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Challenges in interpreting cytokine data in COVID-19 affect patient care and management

Challenges in interpreting cytokine data in COVID-19 affect patient care and management

  • Stephen Y. Wang, 
  • Takehiro Takahashi, 
  • Alexander B. Pine, 
  • William E. Damsky, 
  • Michael Simonov, 
  • Yanhua Zhang, 
  • Elizabeth Kieras, 
  • Christina C. Price, 
  • Brett A. King, 
  • Mark D. Siegel
PLOS
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Challenges in using cytokine data are limiting Coronavirus Disease 2019 (COVID-19) patient management and comparison among different disease contexts. We suggest mitigation strategies to improve the accuracy of cytokine data, as we learn from experience gained during the COVID-19 pandemic.

The disease caused by the coronavirus Severe Acute Respiratory Syndrome Coronavirus 2 (SARS-CoV-2) (Coronavirus Disease 2019 (COVID-19)) has resulted in significant morbidity and mortality worldwide. Severe disease is thought to be mediated by a variant of cytokine storm syndrome (CSS), where a hyperinflammatory state characterized by elevated levels of circulating cytokines and chemokines is thought to portend a poor prognosis. The likely significant contribution of CSS in severe COVID-19 infection is supported by demonstrated efficacies of broad immunomodulatory agents, including corticosteroids and Janus kinase (JAK) inhibitors, in improving clinical outcomes in hospitalized patients with COVID-19 [13]. While multiple studies have described elevated levels of pro-inflammatory cytokines in severely ill patients hospitalized with COVID-19 [4], a subset of studies have questioned whether CSS is indeed an important mechanistic driver of COVID-19 based on the observation that cytokine elevation in COVID-19 may be more muted compared to conditions such as acute respiratory distress syndrome (ARDS), sepsis, and cytokine release syndrome related to chimeric antigen receptor T-cell therapy [5,6].

The lack of a gold standard for measuring cytokines using multiplexed approaches and significant variation in measurements among different assays raises the concern that the discrepancies among studies in COVID-19 and other diseases may be related to differences in the laboratory vendors or specific assays used for measurement. We experienced this discrepancy in cytokine measurements firsthand in our health system, where cytokine panels were routinely ordered for many of over 4,000 patients hospitalized with COVID-19, and a quantitative multiplex bead assay for a panel of 12 cytokines was conducted by an off-site Clinical Laboratory Improvement Amendments (CLIA)-accredited vendor (Lab A). Peak cytokine levels from 1,328 patients, from whom serial cytokine levels were obtained throughout their hospitalization, were extracted from the electronic medical records and the recently established Yale DOM-CovX database [7] (Table 1). In parallel, plasma was collected from a subset of 247 patients hospitalized with COVID-19 and were enrolled in research studies, and multiplex cytokine levels were measured by a secondary laboratory (Lab B), which used a different type of multiplex assay, and these patients were categorized into intensive care unit (ICU) and non-ICU, based on their hospitalization status at the time of sample collection [7,8]. While many of the cytokines measured by Lab B were found to be elevated and correlated with disease severity and outcomes including mortality [7], the cytokine values from the CLIA-certified Lab A reported almost all of the cytokines measured being below level of detection (defined as concentration <5 pg/mL), including from those who were critically ill (Table 1). Given this high degree of discrepancy, we utilized a third vendor (designated Lab C, a CLIA-certified lab that utilizes Meso Scale Discovery Electrochemiluminescence (MSD-ECL) platform) to conduct confirmatory analyses on interleukin (IL)-6, IL-8, interferon gamma (IFN-γ), and tumor necrosis factor alpha (TNF-α) and found a strong correlation with Lab B for IL-6, IL-8, IFN-γ, but not for TNF-α (Table 1). Such variability in the cytokine levels, including large differences even between 2 CLIA-certified laboratories, highlights the challenges of interpreting the data in a meaningful way to inform patient care and management.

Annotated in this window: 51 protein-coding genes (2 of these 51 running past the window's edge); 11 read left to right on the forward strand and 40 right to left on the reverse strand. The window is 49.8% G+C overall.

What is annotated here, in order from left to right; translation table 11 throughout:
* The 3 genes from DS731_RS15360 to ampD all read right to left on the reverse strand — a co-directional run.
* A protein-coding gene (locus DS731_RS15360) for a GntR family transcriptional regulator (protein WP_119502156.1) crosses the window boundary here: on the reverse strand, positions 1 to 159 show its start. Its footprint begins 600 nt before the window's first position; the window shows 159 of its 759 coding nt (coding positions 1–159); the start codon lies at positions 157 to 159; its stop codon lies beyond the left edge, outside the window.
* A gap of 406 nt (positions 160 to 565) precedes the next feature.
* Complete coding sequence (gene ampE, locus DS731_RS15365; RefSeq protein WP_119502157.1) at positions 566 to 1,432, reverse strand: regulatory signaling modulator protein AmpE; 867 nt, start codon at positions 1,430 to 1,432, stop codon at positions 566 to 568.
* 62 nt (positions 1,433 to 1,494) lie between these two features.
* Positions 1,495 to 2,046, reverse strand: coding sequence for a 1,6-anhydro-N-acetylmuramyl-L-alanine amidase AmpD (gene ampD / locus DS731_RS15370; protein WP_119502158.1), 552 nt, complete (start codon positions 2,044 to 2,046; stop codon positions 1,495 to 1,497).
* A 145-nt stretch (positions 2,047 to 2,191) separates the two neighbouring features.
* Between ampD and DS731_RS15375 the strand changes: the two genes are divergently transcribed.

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Table 1. Median values of cytokine concentrations among hospitalized patients with COVID-19 by severity of illness.

https://doi.org/10.1371/journal.pbio.3001373.t001